Home' Australian Aviation Magazine : November 2009 Contents 28
NOVEMBER 2009 AUSTRALIAN AVIATION
Qantas isn't always associated
with defence and third party
support work. But the airline has
a division which is dedicated to
Qantas Defence Ser vices recently moved
from under Qantas Engineering into the
new Qantas Aviation Services (QAS) divi-
sion headed by Glenn Brown who joined
the company in late 2007.
"I report into Lyell Strambi (execu-
tive general manager operations) who is
basically the COO for the airline," Brown
said in a recent inter view. "We tend to
look at our group as very much something
different from QF Engineering which we
were previously a part of." Indeed, the QDS
portfolio is a diverse one and, although still
very much an engineering expertise based
organisation, many of its responsibilities
and plans go far beyond that.
Glenn Brown was recruited into Qantas
from his position as president of US based
Stevens Aviation, a large MRO operation
which had a roughly 50:50 market division
of business and military customers. e
military work included the depot heavy
maintenance and rebuilds of the US Army's
large fleet of C-12s (King Air derivatives).
Brown has a financial background, having
previously been group financial controller
for Lucas Aerospace before stepping across
into customer ser vice as VP customer
ser vice for Lucas, and then as VP of Rolls-
Royce's small engine group ser ving large
corporate and regional airline customers.
Perhaps the best known contract held
by QDS is the support of the RAAF's
fleet of C-130 Hercules transports, al-
though all work on the C-130J models it
has done up to now will shortly transfer
over to Australian Aerospace and Lock-
heed Martin. "Our biggest program by
far is the C-130 program," said Brown.
"Our view is the C-130H is a great plat-
form and a good asset which could keep
flying for a number of years. It's much
easier, particularly in the current budget-
ary environment, to extend old aircraft
life than it is to go down to Canberra and
get money for new platforms."
Another QDS long term support con-
tract is looking after the RAAF's VIP fleet
run by 34SQN at Canberra. "We currently
do the two BBJs -- that's a terrific program
for us," said Brown. "We provide all the
heavy and line maintenance, logistics man-
agement and program management for the
VIP fleet and we've been on that program
for a number of years now, and it includes
the Challengers as well."
Brown added that, while Qantas does
all the heavy maintenance on the 737-
700 based BBJs at its 737 maintenance
facility in Melbourne, the heavy mainte-
nance work on the three Challenger 604s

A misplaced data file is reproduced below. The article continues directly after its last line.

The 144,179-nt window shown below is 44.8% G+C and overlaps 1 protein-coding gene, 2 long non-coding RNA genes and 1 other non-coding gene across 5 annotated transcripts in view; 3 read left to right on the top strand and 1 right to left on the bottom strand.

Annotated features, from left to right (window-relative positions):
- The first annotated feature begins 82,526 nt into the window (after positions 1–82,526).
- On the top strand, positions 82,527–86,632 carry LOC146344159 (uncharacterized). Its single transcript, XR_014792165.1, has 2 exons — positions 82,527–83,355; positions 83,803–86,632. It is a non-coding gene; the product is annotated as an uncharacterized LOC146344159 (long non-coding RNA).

is sub-contracted out as Qantas is not set
up nor licenced to do heavy maintenance
on these aircraft.
"We look at the BBJ as the per-
fect launch platform to extend and do
maintenance on other Boeing derivatives
as well, and we believe there are huge
economies of scale in doing that and try-
ing to put it together."
Another large program QDS is heav-
ily involved in is the RAAF's A330 to
KC-30A MRTT tanker conversion
program at Brisbane Airport. " at's a
huge and multi-faceted program for us,"
Brown explained. " e first facet is the
massive conversion of four of the 'green'
A330 aircraft on a subcontract from Air-
bus in Spain. e complexity is that it is a
significant conversion in that the aircraft
will operate as a tanker, a receiver and a
troop transport -- they really are getting an
amazing capability with this aircraft."
e original conversion contract was
with Qantas Engineering, but as it was
a defence project and QDS is to provide
the through life support (TLS) for these
aircraft once in ser vice, it was transferred to
QDS control in late 2008.
"So we've made that transition and have
developed what I think is an extraordinary
capability to do commercial to military con-
version work, and we think that capability
has a tremendous future ahead of it because
nobody in Asia does this kind of work. After
the delays with aircraft two, I feel good
about our ability to do aircraft three through
five without a 'net', and we're looking for
follow-on work beyond the fifth aircraft for
the RAAF. Today we have production ready
data and a production ready workforce, and
it looks like a production program."
Aircraft number two is now ready to
fly and work has already commenced on
Qantas's defence arm looks for new opportunities
by Andrew McLaughlin
photo -- Airbus Military
Links Archive October 2009 December 09 Navigation Previous Page Next Page